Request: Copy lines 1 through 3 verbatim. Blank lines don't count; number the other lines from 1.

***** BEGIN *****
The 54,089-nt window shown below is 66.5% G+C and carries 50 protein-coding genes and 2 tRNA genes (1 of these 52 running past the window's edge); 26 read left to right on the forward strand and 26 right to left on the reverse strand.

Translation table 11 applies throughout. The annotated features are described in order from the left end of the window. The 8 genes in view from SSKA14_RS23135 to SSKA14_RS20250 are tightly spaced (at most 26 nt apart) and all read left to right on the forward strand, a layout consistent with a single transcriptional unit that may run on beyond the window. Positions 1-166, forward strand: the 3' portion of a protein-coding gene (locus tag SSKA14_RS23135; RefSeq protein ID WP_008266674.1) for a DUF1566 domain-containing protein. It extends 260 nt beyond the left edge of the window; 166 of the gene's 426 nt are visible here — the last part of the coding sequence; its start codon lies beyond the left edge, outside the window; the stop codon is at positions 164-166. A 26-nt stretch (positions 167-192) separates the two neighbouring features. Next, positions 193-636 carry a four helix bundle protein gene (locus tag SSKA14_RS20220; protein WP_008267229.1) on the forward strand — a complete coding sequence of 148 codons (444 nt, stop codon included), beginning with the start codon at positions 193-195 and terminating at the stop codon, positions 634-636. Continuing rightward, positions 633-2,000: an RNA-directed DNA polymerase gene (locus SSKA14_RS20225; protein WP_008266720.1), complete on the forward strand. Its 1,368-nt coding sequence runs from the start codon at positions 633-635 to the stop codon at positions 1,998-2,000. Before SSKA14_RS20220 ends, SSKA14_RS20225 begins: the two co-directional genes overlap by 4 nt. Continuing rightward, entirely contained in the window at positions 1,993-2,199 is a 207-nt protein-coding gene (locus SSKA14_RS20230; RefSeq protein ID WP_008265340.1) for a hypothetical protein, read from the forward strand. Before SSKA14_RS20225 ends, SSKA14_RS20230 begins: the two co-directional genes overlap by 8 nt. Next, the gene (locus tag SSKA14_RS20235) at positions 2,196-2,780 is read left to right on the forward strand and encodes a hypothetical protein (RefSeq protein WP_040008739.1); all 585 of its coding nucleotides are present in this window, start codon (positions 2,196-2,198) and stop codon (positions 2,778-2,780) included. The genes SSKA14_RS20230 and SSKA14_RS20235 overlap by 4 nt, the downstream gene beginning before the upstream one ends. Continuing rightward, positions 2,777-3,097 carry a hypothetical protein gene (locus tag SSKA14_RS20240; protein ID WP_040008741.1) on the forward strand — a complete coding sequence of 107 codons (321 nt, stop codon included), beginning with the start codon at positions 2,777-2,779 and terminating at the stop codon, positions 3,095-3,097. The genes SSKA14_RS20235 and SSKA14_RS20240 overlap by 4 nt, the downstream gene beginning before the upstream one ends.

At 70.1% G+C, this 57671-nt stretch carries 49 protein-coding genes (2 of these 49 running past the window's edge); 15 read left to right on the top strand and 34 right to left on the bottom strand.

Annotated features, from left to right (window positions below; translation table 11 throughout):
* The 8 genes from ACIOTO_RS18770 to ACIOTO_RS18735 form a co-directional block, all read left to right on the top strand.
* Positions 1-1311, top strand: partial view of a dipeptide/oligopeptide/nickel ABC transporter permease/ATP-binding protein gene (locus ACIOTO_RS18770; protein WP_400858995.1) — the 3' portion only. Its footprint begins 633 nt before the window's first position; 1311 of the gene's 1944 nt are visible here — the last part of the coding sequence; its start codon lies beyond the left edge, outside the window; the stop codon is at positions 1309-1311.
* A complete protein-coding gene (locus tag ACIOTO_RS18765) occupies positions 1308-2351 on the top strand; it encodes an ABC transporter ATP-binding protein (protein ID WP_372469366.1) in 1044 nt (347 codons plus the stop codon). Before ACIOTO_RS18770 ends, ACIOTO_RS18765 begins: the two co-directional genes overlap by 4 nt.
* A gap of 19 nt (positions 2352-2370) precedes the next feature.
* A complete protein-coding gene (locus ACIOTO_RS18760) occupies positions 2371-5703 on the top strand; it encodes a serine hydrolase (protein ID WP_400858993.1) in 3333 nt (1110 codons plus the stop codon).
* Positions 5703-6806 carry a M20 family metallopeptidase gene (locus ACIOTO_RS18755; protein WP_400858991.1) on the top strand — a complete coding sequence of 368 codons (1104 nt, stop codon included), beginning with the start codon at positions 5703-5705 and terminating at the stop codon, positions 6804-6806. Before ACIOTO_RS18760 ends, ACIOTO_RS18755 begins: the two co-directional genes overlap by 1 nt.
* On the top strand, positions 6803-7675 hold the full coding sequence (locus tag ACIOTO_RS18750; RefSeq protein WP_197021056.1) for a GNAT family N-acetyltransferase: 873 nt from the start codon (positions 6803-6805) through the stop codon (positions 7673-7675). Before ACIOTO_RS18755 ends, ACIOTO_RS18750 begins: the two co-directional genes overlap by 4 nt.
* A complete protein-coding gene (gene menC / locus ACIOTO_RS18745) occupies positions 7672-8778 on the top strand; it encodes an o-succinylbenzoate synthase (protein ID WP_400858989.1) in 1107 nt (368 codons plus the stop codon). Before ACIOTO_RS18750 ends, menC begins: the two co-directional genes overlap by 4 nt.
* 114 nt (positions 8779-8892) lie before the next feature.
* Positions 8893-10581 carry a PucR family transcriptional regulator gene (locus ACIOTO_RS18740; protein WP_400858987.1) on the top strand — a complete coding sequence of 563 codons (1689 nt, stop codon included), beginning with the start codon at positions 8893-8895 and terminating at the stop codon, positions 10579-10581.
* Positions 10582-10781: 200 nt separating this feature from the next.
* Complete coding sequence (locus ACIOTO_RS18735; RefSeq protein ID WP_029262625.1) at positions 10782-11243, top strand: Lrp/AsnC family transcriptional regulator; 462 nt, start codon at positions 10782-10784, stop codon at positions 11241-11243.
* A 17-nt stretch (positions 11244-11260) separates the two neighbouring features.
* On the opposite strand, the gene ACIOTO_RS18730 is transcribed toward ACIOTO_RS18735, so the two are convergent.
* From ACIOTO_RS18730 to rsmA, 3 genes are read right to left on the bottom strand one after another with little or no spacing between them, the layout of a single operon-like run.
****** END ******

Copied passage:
The 54,089-nt window shown below is 66.5% G+C and carries 50 protein-coding genes and 2 tRNA genes (1 of these 52 running past the window's edge); 26 read left to right on the forward strand and 26 right to left on the reverse strand.

Translation table 11 applies throughout. The annotated features are described in order from the left end of the window. The 8 genes in view from SSKA14_RS23135 to SSKA14_RS20250 are tightly spaced (at most 26 nt apart) and all read left to right on the forward strand, a layout consistent with a single transcriptional unit that may run on beyond the window. Positions 1-166, forward strand: the 3' portion of a protein-coding gene (locus tag SSKA14_RS23135; RefSeq protein ID WP_008266674.1) for a DUF1566 domain-containing protein. It extends 260 nt beyond the left edge of the window; 166 of the gene's 426 nt are visible here — the last part of the coding sequence; its start codon lies beyond the left edge, outside the window; the stop codon is at positions 164-166. A 26-nt stretch (positions 167-192) separates the two neighbouring features. Next, positions 193-636 carry a four helix bundle protein gene (locus tag SSKA14_RS20220; protein WP_008267229.1) on the forward strand — a complete coding sequence of 148 codons (444 nt, stop codon included), beginning with the start codon at positions 193-195 and terminating at the stop codon, positions 634-636. Continuing rightward, positions 633-2,000: an RNA-directed DNA polymerase gene (locus SSKA14_RS20225; protein WP_008266720.1), complete on the forward strand. Its 1,368-nt coding sequence runs from the start codon at positions 633-635 to the stop codon at positions 1,998-2,000. Before SSKA14_RS20220 ends, SSKA14_RS20225 begins: the two co-directional genes overlap by 4 nt. Continuing rightward, entirely contained in the window at positions 1,993-2,199 is a 207-nt protein-coding gene (locus SSKA14_RS20230; RefSeq protein ID WP_008265340.1) for a hypothetical protein, read from the forward strand. Before SSKA14_RS20225 ends, SSKA14_RS20230 begins: the two co-directional genes overlap by 8 nt. Next, the gene (locus tag SSKA14_RS20235) at positions 2,196-2,780 is read left to right on the forward strand and encodes a hypothetical protein (RefSeq protein WP_040008739.1); all 585 of its coding nucleotides are present in this window, start codon (positions 2,196-2,198) and stop codon (positions 2,778-2,780) included. The genes SSKA14_RS20230 and SSKA14_RS20235 overlap by 4 nt, the downstream gene beginning before the upstream one ends. Continuing rightward, positions 2,777-3,097 carry a hypothetical protein gene (locus tag SSKA14_RS20240; protein ID WP_040008741.1) on the forward strand — a complete coding sequence of 107 codons (321 nt, stop codon included), beginning with the start codon at positions 2,777-2,779 and terminating at the stop codon, positions 3,095-3,097. The genes SSKA14_RS20235 and SSKA14_RS20240 overlap by 4 nt, the downstream gene beginning before the upstream one ends.

At 70.1% G+C, this 57671-nt stretch carries 49 protein-coding genes (2 of these 49 running past the window's edge); 15 read left to right on the top strand and 34 right to left on the bottom strand.